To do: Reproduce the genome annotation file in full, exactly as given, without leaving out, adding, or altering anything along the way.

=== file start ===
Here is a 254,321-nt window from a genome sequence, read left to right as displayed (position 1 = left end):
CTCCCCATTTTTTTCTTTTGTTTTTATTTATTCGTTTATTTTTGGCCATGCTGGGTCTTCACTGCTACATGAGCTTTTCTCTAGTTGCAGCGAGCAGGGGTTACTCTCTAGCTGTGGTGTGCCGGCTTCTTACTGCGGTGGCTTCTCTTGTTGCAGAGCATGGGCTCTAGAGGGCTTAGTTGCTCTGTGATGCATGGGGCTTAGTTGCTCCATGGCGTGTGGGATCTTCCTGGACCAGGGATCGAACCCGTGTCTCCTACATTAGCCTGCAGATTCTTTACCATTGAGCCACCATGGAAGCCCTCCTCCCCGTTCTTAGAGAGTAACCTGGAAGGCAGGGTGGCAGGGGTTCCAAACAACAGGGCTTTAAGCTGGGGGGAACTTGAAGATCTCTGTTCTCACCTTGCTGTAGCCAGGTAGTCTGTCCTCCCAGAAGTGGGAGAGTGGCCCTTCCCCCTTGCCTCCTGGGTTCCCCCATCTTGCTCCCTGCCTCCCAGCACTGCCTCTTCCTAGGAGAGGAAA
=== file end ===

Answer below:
Here is a 254,321-nt window from a genome sequence, read left to right as displayed (position 1 = left end):
CTCCCCATTTTTTTCTTTTGTTTTTATTTATTCGTTTATTTTTGGCCATGCTGGGTCTTCACTGCTACATGAGCTTTTCTCTAGTTGCAGCGAGCAGGGGTTACTCTCTAGCTGTGGTGTGCCGGCTTCTTACTGCGGTGGCTTCTCTTGTTGCAGAGCATGGGCTCTAGAGGGCTTAGTTGCTCTGTGATGCATGGGGCTTAGTTGCTCCATGGCGTGTGGGATCTTCCTGGACCAGGGATCGAACCCGTGTCTCCTACATTAGCCTGCAGATTCTTTACCATTGAGCCACCATGGAAGCCCTCCTCCCCGTTCTTAGAGAGTAACCTGGAAGGCAGGGTGGCAGGGGTTCCAAACAACAGGGCTTTAAGCTGGGGGGAACTTGAAGATCTCTGTTCTCACCTTGCTGTAGCCAGGTAGTCTGTCCTCCCAGAAGTGGGAGAGTGGCCCTTCCCCCTTGCCTCCTGGGTTCCCCCATCTTGCTCCCTGCCTCCCAGCACTGCCTCTTCCTAGGAGAGGAAA